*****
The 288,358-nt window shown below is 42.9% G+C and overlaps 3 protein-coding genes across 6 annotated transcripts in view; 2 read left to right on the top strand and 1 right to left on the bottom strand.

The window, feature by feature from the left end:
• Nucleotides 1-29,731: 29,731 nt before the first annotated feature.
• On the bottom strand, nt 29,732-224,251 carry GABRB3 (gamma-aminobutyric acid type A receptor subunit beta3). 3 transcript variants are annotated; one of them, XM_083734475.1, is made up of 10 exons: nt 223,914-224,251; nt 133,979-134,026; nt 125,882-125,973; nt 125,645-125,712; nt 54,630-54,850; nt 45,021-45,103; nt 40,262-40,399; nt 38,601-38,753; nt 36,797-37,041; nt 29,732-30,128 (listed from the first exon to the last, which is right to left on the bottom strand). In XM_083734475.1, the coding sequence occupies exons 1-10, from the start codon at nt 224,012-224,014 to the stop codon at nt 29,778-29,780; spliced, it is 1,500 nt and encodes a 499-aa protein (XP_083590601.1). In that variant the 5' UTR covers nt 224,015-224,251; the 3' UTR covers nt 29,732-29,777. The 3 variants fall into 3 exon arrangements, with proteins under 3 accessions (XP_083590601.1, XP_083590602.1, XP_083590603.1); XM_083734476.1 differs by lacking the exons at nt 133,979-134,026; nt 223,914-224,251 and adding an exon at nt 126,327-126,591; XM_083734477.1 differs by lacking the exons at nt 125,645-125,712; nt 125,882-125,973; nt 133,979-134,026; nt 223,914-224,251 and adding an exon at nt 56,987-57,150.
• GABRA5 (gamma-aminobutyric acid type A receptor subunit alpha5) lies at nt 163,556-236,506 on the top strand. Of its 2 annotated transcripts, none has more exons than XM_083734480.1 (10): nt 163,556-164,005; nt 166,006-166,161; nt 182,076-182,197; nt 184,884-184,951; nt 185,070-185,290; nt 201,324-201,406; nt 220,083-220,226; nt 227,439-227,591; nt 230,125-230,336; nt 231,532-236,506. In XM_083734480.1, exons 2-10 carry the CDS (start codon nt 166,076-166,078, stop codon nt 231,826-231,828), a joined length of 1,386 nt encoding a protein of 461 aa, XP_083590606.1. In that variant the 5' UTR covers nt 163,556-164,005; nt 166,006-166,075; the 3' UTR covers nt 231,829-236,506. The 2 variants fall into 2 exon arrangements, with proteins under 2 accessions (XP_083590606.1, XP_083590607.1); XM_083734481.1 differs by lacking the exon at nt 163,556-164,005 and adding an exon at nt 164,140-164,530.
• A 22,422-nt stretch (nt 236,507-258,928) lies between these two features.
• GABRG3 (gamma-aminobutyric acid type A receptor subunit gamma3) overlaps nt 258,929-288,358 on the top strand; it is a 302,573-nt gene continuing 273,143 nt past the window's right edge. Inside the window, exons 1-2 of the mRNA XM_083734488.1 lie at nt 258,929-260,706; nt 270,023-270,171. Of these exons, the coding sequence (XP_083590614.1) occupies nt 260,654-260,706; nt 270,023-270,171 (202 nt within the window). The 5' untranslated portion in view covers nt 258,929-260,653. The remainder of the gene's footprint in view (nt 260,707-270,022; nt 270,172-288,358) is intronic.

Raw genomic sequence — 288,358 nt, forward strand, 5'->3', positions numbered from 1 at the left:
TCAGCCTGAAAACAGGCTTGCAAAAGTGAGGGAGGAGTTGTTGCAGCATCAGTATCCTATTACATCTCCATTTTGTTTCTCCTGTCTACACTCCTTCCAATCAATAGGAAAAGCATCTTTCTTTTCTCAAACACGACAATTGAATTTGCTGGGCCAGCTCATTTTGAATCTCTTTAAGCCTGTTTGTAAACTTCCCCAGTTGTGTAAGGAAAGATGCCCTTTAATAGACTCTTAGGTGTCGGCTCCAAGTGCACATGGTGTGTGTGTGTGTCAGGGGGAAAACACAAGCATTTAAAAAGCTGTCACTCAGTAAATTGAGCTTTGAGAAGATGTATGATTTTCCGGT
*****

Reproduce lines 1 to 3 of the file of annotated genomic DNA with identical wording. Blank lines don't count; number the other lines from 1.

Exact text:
The 288,358-nt window shown below is 42.9% G+C and overlaps 3 protein-coding genes across 6 annotated transcripts in view; 2 read left to right on the top strand and 1 right to left on the bottom strand.

The window, feature by feature from the left end:
• Nucleotides 1-29,731: 29,731 nt before the first annotated feature.